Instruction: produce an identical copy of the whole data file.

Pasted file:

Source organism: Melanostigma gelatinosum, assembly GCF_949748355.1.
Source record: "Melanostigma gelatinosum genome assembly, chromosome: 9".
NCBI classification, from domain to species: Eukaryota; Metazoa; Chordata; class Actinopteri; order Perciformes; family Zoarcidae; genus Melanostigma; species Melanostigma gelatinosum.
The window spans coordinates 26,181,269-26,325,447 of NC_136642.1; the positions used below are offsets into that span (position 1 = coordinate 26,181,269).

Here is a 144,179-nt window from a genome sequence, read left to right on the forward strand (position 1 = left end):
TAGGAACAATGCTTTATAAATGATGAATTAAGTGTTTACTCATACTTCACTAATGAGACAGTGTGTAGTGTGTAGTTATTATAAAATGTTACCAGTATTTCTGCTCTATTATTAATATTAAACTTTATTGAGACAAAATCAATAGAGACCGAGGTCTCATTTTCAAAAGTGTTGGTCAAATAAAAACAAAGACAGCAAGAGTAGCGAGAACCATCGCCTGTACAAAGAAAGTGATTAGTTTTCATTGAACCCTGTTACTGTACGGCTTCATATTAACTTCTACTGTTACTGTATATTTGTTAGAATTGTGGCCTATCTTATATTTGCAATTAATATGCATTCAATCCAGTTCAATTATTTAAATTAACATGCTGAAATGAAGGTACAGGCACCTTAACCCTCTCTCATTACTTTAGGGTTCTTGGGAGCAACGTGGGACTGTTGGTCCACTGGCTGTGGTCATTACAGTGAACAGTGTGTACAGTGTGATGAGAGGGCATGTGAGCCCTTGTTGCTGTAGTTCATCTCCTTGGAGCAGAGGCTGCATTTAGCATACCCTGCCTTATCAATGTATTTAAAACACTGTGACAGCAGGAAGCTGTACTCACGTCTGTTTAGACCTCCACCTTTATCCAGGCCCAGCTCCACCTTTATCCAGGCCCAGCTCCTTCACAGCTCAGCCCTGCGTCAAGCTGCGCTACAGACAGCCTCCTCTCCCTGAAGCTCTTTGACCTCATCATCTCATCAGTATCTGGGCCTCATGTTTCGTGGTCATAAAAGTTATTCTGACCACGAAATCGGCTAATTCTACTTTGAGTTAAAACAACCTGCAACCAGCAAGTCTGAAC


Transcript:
Source organism: Melanostigma gelatinosum, assembly GCF_949748355.1.
Source record: "Melanostigma gelatinosum genome assembly, chromosome: 9".
NCBI classification, from domain to species: Eukaryota; Metazoa; Chordata; class Actinopteri; order Perciformes; family Zoarcidae; genus Melanostigma; species Melanostigma gelatinosum.
The window spans coordinates 26,181,269-26,325,447 of NC_136642.1; the positions used below are offsets into that span (position 1 = coordinate 26,181,269).

Here is a 144,179-nt window from a genome sequence, read left to right on the forward strand (position 1 = left end):
TAGGAACAATGCTTTATAAATGATGAATTAAGTGTTTACTCATACTTCACTAATGAGACAGTGTGTAGTGTGTAGTTATTATAAAATGTTACCAGTATTTCTGCTCTATTATTAATATTAAACTTTATTGAGACAAAATCAATAGAGACCGAGGTCTCATTTTCAAAAGTGTTGGTCAAATAAAAACAAAGACAGCAAGAGTAGCGAGAACCATCGCCTGTACAAAGAAAGTGATTAGTTTTCATTGAACCCTGTTACTGTACGGCTTCATATTAACTTCTACTGTTACTGTATATTTGTTAGAATTGTGGCCTATCTTATATTTGCAATTAATATGCATTCAATCCAGTTCAATTATTTAAATTAACATGCTGAAATGAAGGTACAGGCACCTTAACCCTCTCTCATTACTTTAGGGTTCTTGGGAGCAACGTGGGACTGTTGGTCCACTGGCTGTGGTCATTACAGTGAACAGTGTGTACAGTGTGATGAGAGGGCATGTGAGCCCTTGTTGCTGTAGTTCATCTCCTTGGAGCAGAGGCTGCATTTAGCATACCCTGCCTTATCAATGTATTTAAAACACTGTGACAGCAGGAAGCTGTACTCACGTCTGTTTAGACCTCCACCTTTATCCAGGCCCAGCTCCACCTTTATCCAGGCCCAGCTCCTTCACAGCTCAGCCCTGCGTCAAGCTGCGCTACAGACAGCCTCCTCTCCCTGAAGCTCTTTGACCTCATCATCTCATCAGTATCTGGGCCTCATGTTTCGTGGTCATAAAAGTTATTCTGACCACGAAATCGGCTAATTCTACTTTGAGTTAAAACAACCTGCAACCAGCAAGTCTGAAC